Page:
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Al Jazeera: World Cup broadcast was jammed from Jordan

By Salma Abdelaziz, CNN
Arab men smoke waterpipes as they watch a World Cup match at a coffee shop in Kuwait in June.
Arab men smoke waterpipes as they watch a World Cup match at a coffee shop in Kuwait in June.
STORY HIGHLIGHTS
  • Millions suffered frequent disruptions of the broadcast, says Al Jazeera
  • Accusation based on "teams of independent international technology experts"
  • Jordanian government denies the charge
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(CNN) -- Al Jazeera, the Qatar-based satellite TV network, claims its live broadcasts of the 2010 FIFA World Cup were jammed from a location inside Jordan.

"This resulted in millions of viewers throughout the Middle East and North Africa to [sic] suffer from frequent disruptions of the broadcast," Al Jazeera said Thursday. The global network said it based its accusation on the findings of "teams of independent international technology experts" who investigated the interruptions.

A Jordanian government source "categorically denied" Al Jazeera's claim and called it "absolutely baseless and unacceptable," according to a report by Jordan's official Petra News Agency.

An Al Jazeera spokesperson said: "This action targeted Al Jazeera and was intentionally designed to deprive millions of fans across the region from enjoying this global event. It is alarming that the source of the interruption is in fact from inside the Arab world, and we will be in touch with the Jordanian government to demand a full inquiry to uncover the details of this incident."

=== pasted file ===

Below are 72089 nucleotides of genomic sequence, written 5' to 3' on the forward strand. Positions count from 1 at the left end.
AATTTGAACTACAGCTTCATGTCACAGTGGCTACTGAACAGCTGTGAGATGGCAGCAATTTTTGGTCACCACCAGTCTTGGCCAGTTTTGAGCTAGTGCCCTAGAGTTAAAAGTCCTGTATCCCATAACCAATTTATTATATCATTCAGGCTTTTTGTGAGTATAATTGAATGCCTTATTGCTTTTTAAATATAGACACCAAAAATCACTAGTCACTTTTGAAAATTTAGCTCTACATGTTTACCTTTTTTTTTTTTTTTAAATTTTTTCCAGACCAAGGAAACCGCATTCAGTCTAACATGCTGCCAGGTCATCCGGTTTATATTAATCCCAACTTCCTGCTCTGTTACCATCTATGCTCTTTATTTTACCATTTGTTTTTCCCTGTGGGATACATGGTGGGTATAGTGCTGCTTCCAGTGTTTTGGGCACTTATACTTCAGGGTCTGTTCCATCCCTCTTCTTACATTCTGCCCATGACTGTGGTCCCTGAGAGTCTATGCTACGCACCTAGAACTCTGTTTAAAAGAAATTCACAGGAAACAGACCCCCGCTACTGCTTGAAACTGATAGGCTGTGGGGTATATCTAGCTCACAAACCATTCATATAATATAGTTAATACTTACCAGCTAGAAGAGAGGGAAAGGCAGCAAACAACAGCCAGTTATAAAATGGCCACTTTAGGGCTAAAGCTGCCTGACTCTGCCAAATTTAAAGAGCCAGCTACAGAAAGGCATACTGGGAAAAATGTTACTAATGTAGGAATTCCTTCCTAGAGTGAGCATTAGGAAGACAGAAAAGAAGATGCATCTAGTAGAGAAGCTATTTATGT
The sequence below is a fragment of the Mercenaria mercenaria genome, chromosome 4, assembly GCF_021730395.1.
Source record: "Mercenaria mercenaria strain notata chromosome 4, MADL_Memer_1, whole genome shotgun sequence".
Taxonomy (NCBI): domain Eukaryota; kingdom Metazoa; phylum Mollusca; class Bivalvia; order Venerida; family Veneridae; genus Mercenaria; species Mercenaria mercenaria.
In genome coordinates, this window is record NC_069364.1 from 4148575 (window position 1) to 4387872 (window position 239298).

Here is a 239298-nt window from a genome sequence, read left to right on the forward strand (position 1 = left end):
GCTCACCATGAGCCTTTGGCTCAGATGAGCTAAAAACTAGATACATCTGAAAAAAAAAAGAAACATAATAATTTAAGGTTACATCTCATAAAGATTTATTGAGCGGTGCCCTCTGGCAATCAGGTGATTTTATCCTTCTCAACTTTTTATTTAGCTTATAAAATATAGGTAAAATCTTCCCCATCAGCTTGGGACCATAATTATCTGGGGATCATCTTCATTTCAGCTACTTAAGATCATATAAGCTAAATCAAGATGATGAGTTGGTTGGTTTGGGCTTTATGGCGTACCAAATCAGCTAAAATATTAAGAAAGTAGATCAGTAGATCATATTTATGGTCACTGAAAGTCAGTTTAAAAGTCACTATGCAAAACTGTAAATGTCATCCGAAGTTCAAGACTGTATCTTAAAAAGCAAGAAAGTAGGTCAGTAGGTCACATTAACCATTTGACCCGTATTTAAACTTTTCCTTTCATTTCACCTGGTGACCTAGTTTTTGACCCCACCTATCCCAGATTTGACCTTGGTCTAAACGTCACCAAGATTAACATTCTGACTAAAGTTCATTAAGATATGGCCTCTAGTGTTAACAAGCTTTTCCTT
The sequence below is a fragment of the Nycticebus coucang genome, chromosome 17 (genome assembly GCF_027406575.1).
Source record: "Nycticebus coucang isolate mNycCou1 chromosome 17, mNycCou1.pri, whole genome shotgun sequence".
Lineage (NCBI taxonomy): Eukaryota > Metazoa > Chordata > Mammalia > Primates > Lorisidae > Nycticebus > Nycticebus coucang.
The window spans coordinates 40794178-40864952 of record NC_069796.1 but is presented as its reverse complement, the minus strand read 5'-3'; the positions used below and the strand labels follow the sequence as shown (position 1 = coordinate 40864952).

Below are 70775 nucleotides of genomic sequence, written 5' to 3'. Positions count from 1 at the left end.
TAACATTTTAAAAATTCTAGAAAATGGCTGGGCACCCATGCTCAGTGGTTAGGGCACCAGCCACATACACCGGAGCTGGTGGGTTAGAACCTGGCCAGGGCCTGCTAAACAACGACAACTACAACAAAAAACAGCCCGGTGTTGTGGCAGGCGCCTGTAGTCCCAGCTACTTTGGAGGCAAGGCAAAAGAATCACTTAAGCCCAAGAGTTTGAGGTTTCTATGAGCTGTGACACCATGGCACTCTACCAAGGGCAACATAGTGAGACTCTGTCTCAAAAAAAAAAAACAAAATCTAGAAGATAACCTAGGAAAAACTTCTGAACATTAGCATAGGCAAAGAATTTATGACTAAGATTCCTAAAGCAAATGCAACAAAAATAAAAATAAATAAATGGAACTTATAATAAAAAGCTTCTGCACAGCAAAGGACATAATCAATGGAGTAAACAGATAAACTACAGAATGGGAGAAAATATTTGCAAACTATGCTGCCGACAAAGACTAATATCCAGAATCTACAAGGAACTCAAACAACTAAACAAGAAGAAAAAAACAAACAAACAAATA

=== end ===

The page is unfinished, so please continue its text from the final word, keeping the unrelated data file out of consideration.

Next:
The Jordanian government source, quoted by Petra, responded: "The government is ready to cooperate with any team of independent experts to examine the facts, and is certain that any such examination will prove these allegations false."

Shawn Powers, assistant professor at Georgia State University and associate director for The Center for International Media Education, told CNN the technology required to carry out jamming of this type and scale is highly likely to have been owned by a government -- and used with the government's knowledge. According to Powers, Jordan's motivation for possibly interrupting Al Jazeera broadcasts could stem from the troubled history between Qatar and Jordan.

"It is a bigger deal than just a spat about soccer. It is a way to stop the rise of Qatar. Jordan and Qatar are competing nation states for influence in the region. By discrediting Al Jazeera -- that's good for them [Jordan] because it takes away a potent weapon of the Qatari government," Dr. Powers said.

Jordan fist took action against Al Jazeera in 1998 after the network accused the Jordanian government of conspiring with Israel against the Palestinian territories. Jordan reacted by shutting down Al Jazeera's bureau in Amman and recalling the Jordanian ambassador in Qatar. Similar spats have taken place with Jordan accusing Al Jazeera of excessive criticism of Jordan's King Abdullah and his government.

The 2010 FIFA World Cup was staged in South Africa in June and July.

 
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